The mutated Cu,Zn-superoxide dismutase gene (SOD1) (E.C. No. 22.214.171.124) is generally recognized as a pathological cause of 20% of the familial form of Amyotrophic Lateral Sclerosis (ALS). However, several pieces of evidence also show that wild-type SOD1, under conditions of cellular stress, is implicated in a significant fraction of sporadic ALS cases, which represent 90% of ALS patients. Herein, we describe an abnormally high level of SOD1 transcript in spinal cord, brain stem and lymphocytes of sporadic ALS patients. Protein expression studies show a similar or lower amount of SOD1 in affected brain areas and lymphocytes, respectively. No differences are found in brain regions (cerebellum and non-motor cerebral cortex) not involved in the ALS neurodegenerative processes. In this report, cell and disease specificity are shown since no mRNA SOD1 increase is observed in sporadic ALS fibroblasts or in lymphocytes of patients affected by Alzheimer's disease. These findings provide new insight and understanding of the pathologic causes of sporadic forms of ALS and allow a possible explanation for the molecular involvement of wild-type SOD1.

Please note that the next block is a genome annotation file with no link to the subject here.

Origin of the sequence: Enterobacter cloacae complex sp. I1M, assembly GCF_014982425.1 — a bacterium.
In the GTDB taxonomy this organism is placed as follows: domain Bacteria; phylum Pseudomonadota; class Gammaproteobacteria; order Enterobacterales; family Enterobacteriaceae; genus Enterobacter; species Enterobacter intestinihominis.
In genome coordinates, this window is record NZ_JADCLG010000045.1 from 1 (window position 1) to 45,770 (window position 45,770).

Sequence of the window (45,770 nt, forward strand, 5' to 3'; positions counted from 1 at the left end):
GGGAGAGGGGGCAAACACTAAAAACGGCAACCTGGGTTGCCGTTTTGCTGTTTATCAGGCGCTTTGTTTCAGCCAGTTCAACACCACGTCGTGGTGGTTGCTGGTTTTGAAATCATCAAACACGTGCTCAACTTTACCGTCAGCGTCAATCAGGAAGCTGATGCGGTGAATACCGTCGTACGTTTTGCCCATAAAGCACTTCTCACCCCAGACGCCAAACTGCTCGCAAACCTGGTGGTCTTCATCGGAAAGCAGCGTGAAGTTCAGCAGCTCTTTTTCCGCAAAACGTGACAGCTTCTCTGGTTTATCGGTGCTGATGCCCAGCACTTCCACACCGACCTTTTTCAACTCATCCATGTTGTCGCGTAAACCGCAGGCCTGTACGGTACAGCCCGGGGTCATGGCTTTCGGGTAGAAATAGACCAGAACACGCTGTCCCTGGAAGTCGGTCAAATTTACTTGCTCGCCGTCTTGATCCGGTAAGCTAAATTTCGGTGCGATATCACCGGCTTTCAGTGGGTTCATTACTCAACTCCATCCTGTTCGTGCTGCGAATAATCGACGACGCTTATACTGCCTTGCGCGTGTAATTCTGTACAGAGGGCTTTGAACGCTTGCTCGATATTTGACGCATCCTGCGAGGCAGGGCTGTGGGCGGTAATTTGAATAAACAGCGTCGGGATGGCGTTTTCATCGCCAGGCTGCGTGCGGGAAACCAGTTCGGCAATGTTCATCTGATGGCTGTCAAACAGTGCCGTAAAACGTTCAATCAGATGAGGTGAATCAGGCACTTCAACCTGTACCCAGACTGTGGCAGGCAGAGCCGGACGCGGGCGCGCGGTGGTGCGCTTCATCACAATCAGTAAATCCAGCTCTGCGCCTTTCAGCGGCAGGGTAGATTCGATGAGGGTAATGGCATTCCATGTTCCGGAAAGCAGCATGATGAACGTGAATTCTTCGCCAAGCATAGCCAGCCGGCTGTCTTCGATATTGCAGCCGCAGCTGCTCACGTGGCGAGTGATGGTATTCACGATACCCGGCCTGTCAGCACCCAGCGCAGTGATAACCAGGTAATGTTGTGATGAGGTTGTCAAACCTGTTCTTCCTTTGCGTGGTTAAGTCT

- Amyotrophic lateral sclerosis
- Brain stem
- Non-motor cerebral cortex
- Spinal cord
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